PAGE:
“Jeff and Ryan, they lived with us for the second half of that year,” Scott said. “Becoming really good friends with them, you want them to have a product they can find success with. For me that pressure was that we have to at least make it to state.

“We made it to state and it was a huge relief.”

In their first-round state tournament game at the Alaska Airlines Center, the Chiefs coasted past Bristol Bay 59-34 to earn a spot in the semifinals against Unalakleet.

Later that night, Harasimowicz spoke to Scott at the team’s hotel.

“He said, ‘We need this one. If we get to the state championship game, we have a good movie. Either it will be an outstanding finish or a heartbreak, but still it’s a great story,’ " Scott said. “We won that semifinal game, and all the pressure’s off. Then he comes to me and says, ‘We need this last one.’ "

The Chiefs complied, following up their 61-51 semifinal win over Unalakleet with a 49-45 championship-game victory over Unalaska. Metlakatla and the filmmakers got the storybook ending they prayed for, and the next day when everyone returned home, all of Metlakatla welcomed them with a parade.

Three years after the Chiefs cut down the nets, another victory came: the audience choice award at the Santa Barbara film festival, which was attended by about two dozen players, coaches and family members from the 2017-18 team.

Scott, who just turned 40 and is in his ninth year as a teacher and coach in Metlakatla, has seen the movie four times, and each time he’s hit with a wave of emotion.

“It is a little weird,” he said of seeing himself on a big screen. “You watch and think back, ‘maybe I should have worn a different shirt,’ or ‘you’re looking pretty scruffy, or ‘maybe you should have lost 10 pounds before this started.’ I always go back to, ‘it’s real life, and that who I am.’ "

Harasimowicz, 36, said the first person to see the movie in Metlakatla’s longhouse was the father of the young man whose death becomes part of the story.

“We did a private showing for him to make sure he had a chance to experience it himself, and not in a crowded room,” he said. “He had a big smile on his face afterwards.

“That was something that was really important to us, that we brought honor to them on topics that are very painful. It’s easy to show the highlights, but when things are tough and people are dying, it’s tough.”

Harasimowicz said he’s gotten some criticism from people in Metlakatla who wished the movie showed nicer parts of town. But overall, he said, “They’re on board. They’re amped up.”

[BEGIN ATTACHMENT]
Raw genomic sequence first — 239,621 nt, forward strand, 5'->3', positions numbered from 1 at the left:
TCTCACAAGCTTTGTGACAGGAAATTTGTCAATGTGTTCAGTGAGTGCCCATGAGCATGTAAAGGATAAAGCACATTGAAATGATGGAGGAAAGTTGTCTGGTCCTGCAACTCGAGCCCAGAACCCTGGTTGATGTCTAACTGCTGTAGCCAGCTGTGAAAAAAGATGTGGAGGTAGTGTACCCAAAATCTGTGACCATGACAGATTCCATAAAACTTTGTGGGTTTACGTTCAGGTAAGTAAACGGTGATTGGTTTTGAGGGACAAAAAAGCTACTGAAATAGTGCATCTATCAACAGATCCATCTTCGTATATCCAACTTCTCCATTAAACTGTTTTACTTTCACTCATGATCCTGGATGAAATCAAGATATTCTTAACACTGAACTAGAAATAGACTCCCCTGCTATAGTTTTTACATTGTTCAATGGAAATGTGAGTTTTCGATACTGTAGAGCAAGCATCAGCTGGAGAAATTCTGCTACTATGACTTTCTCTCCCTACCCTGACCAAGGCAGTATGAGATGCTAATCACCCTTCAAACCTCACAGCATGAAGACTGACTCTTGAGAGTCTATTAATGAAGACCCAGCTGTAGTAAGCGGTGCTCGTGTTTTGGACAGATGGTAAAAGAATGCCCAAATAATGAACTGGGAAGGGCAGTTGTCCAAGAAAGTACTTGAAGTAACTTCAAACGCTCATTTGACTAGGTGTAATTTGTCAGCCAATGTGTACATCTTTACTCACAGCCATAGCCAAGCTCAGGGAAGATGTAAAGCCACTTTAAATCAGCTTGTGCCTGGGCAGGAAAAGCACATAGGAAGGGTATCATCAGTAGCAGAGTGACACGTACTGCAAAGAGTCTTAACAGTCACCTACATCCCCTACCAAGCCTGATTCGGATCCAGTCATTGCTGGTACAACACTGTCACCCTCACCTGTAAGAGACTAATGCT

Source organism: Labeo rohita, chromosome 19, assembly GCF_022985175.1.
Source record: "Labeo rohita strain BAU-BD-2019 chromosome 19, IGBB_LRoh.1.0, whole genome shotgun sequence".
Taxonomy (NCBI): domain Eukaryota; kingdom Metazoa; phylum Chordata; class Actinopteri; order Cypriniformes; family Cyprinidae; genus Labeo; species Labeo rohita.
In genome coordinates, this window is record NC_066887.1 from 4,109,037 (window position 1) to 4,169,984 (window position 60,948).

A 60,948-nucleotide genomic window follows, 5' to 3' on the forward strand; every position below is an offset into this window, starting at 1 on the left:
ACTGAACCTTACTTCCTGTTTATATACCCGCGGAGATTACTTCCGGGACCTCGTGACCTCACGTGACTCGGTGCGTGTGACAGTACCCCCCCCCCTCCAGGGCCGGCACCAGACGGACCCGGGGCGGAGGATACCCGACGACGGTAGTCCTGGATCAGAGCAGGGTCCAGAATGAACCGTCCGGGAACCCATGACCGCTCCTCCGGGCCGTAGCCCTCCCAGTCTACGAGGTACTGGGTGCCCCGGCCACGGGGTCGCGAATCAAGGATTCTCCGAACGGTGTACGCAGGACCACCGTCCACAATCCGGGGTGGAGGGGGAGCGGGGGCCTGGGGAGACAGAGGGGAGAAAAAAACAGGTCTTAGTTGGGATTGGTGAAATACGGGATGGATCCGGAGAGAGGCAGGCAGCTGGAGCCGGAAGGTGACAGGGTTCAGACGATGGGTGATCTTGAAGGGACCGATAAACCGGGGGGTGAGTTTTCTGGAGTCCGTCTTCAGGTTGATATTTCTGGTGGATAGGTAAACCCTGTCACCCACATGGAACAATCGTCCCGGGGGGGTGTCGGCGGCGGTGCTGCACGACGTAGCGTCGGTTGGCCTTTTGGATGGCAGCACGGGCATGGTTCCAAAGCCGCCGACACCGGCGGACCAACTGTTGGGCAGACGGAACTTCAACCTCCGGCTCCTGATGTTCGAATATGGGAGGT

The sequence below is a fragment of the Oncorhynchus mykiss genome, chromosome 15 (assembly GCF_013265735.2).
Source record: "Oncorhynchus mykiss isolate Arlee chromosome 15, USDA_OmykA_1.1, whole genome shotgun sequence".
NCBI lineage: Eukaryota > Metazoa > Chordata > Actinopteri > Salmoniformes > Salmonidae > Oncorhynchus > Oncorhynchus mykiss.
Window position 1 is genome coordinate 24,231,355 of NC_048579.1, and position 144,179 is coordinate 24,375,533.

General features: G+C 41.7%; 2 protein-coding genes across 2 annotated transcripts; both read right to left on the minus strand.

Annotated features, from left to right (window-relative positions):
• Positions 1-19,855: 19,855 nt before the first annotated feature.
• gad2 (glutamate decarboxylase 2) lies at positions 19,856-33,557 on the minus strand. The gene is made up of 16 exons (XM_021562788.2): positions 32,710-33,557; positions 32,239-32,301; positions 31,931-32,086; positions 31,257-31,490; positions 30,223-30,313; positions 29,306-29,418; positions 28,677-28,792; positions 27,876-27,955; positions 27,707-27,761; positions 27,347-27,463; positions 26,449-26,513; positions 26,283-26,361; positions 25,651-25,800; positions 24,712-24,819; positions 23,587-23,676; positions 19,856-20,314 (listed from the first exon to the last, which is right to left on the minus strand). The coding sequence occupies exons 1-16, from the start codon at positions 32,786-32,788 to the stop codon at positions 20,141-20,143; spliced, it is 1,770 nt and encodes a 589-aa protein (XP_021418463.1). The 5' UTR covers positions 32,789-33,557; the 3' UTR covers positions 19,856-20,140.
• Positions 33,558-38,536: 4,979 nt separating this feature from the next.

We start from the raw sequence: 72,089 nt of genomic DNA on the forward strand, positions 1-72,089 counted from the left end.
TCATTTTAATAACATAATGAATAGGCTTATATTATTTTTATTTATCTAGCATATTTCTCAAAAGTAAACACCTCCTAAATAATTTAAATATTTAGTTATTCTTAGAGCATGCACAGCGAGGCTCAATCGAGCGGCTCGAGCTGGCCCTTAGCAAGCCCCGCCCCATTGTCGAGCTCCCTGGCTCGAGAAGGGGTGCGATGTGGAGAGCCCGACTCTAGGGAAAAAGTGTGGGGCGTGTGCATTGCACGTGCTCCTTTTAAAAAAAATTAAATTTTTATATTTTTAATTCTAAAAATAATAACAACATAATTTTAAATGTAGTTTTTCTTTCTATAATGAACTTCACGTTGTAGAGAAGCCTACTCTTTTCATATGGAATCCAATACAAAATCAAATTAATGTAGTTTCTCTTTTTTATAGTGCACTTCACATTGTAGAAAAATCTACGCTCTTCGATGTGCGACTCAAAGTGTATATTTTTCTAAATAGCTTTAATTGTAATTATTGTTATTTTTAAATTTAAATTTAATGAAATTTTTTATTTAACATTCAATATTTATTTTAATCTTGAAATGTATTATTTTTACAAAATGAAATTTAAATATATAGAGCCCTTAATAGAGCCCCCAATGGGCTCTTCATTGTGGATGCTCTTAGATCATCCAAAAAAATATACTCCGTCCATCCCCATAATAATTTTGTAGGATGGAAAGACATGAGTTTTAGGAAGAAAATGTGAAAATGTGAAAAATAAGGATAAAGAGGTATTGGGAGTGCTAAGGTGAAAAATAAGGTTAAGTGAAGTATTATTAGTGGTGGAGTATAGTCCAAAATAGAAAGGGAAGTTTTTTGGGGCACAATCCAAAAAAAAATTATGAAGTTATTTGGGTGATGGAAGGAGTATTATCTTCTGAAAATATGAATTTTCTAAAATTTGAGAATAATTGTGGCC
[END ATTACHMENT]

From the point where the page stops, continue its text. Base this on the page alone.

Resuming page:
In the aftermath of filming and editing the movie, actor Chris Pratt came on board as an executive producer. Harasimowicz and Welch are still working on a distribution plan, and they’re holding out for a theatrical release before making it available on a streaming service.

Harasimowicz hopes for more festivals and doesn’t shy away from talk of more and bigger awards, or from talk about the movie’s potential as a Hollywood feature film. He believes people want stories of hope as they endure the second year of the pandemic, and in that regard “Alaskan Nets” delivers.

“There are thousands and thousands of documentaries that come out every year, and we literally picked the one year in 34 years to follow this team, and they (win) in the most miraculous way possible,” Harasimowicz said.

“It feels fated. If we can ride this all the way to the Oscars, that is great. If not, it is not a failure.”

That the entire project took nearly four years from conception to this month’s world premiere is not lost on him.

“When we started, my wife and I had no kids and I told her I’d be done before we had kids. Now we have two,” he said.

“... Our wives have been investing in this too. All of our money is invested in this, so essentially we gambled on high school boys basketball. Our wives are watching a championship state basketball game and just praying. We are never betting on high school boys basketball again.”

Which is not to say Harasimowicz is done with Metlakatla.

“I made a deal with my wife that I get to go back once a year for a fishing trip and hopefully for basketball too,” he said. “It will be my home away from home for a long time.”

Beth Bragg

Beth Bragg wrote about sports and other topics for the ADN for more than 35 years, much of it as sports editor. She retired in October 2021. She's contributing coverage of Alaskans involved in the 2022 Winter Olympics.